Spring Production Success For Tesseract

NORTHEAST PHOENIX – Tesseract School held its Middle School spring production of Once Upon a Mattress, an adaptation of the Hans Christian Andersen fable The Princess and The Pea, May 17-19 at the Paradise Valley Community College
Center for Performing Arts.

Tesseract students between grades five-eight held three evening performances and one matinee, which featured a double cast with several of the 59 actresses and actors rotating between productions. Several students, who did not perform in a particular production, gained additional experience working backstage and in the front-of-house.

For more information, visit www.tesseractschool.org or call 480.991.1770.

Non-Profits Reach New Heights

Community health grant gives assist

Grant dollars in action.

By Kathryn M. Miller – It has been a tough couple of years economically, and there is no doubt that non-profits have taken a hit. For many communities, cuts to health and wellness programs have exacerbated the issue. Fortunately, there is a bright spot on the horizon.

Maricopa County charities have the opportunity to secure funding to improve the health and wellness of community residents through the $100,000 Humana Communities Benefit-Arizona charitable grant, sponsored by Humana Inc. The program will award a one-time grant to a non-profit organization focused on the areas of childhood health and education, health literacy and services or intergenerational health.

The 2011 grant was awarded to Arizona Bridge to Independent Living, which provides independent living services to people with disabilities. The funds were used to purchase adaptive exercise and fitness equipment – specifically designed for the physically disabled – for its Virginia G. Piper Sports & Fitness Center for Persons with Disabilities. The facility celebrated its grand opening in February.

Applications for the grant will be accepted through June 29. Visit www.humana.com/hcb for details. |CST

AZ Spring Restaurant Week

By Katherine Koenig – Celebrating local fare in a big way, the Arizona Restaurant Association (ARA) kicks off its 2nd Annual Spring Restaurant Week May 19-27. Now’s the perfect time to try those restaurants that have been on your wish list. Enjoy top Valley dishes, from fine dining to casual fare, at some of the area’s most popular spots. And beginning this year, diners can take a drive for a delicious meal in the Tucson area

“We are looking forward to an expansive list of restaurants with a wide variety of cuisine,” says Steve Chucri, ARA president. The list of restaurants is growing from last year and we are thrilled to welcome some new establishments this year.”

With about 100 restaurants to choose from, there’s something to please almost everyone’s palate. Each participating restaurant will offer a three-course dinner menu of signature dishes for $30 or $40 per person ($20 available in Tucson), excluding beverages, tax and gratuity unless otherwise noted. Reservations are highly recommended as restaurants fill up quickly. For more information, visit www.arizonarestaurantweek.com. For a list of participating area restaurants, go to page 43. | CST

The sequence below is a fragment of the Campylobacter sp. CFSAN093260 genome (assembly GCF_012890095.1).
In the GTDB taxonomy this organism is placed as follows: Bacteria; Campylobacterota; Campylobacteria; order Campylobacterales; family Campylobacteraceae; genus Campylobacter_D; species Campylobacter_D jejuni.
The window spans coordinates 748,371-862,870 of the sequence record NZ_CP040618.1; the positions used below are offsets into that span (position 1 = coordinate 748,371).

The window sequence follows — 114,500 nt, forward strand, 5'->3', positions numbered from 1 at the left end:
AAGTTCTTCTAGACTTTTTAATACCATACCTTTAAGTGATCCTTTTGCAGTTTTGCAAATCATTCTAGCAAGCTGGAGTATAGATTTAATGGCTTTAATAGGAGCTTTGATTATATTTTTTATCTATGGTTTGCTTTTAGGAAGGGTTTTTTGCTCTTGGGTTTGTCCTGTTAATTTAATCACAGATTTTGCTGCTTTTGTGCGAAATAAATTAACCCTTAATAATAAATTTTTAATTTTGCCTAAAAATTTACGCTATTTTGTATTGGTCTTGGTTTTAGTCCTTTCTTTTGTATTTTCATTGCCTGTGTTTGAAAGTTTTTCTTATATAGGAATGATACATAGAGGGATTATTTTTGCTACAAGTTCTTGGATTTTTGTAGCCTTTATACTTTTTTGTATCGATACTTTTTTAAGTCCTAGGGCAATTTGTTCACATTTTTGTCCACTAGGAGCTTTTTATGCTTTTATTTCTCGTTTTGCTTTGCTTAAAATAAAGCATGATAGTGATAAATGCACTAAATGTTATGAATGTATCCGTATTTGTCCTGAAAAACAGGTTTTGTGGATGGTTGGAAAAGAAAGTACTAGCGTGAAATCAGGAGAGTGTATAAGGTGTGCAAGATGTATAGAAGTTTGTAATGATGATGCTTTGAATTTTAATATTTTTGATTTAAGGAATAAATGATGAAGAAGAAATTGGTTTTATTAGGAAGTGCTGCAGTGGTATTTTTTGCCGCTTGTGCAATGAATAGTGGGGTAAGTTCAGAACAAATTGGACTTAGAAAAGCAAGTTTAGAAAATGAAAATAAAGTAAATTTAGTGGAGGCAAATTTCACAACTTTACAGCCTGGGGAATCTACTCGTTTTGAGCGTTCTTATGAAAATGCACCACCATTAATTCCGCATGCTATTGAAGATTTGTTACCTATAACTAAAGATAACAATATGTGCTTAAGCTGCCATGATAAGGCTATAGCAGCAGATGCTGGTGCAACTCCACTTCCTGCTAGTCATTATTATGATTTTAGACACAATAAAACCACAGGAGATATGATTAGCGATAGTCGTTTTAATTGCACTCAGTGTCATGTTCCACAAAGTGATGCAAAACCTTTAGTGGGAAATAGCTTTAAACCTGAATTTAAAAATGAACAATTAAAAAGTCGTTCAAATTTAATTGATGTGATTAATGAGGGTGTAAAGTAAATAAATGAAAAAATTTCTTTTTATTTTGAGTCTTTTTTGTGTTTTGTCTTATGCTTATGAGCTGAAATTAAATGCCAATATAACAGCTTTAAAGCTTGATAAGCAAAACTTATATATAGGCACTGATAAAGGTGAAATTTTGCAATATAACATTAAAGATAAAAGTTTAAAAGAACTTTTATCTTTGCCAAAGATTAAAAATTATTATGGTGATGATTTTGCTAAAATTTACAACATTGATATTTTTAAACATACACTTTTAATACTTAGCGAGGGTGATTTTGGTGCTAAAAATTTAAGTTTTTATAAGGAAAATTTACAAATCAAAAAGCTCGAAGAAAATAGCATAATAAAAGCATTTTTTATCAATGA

Failing To Protect The Children

Public water safety campaigns still not enough

By Katherine Koenig – Despite major communitywide efforts and media campaigns over the past decade, drowning prevention efforts in the Valley haven’t significantly lowered the numbers of drownings and near drownings each year. Careless supervision coupled with a lack of any pool barrier or faulty pool barriers top the list. Doggie doors, buckets and bathtubs are other potential hazards. Most people think it will never happen to them. As a veteran Phoenix firefighter once said, “You have to be humble and say, ‘Yes, it can happen to me.’”

May is National Water Safety month and for Arizonans, it shouldn’t be taken lightly. Don’t think you’ll hear a child who’s in trouble in the water – a child drowning is a silent death, with no splashing to alert anyone. Phoenix Fire officials report that people who receive CPR up to four minutes after an incident have a 45 percent survival rate – those who don’t get help until four to eight minutes have only a 10 percent rate of survival. So although you may think you’ve heard or read it all before, revisit a few of the basics regarding pool safety below, and then pass the word on.

• Post CPR instructions and learn the procedures. Then update those skills regularly

• Keep rescue equipment poolside. Don’t wait for the paramedics to arrive, losing valuable life-saving seconds.

• Install a poolside phone with emergency numbers programmed into speed-dial.

• Always brief caregivers/babysitters on water safety, emphasizing the need for constant supervision.

• If a child is missing, always look in the pool or spa first.

For information on pool barriers and other safe pool ideas, see story on page 39. |CST

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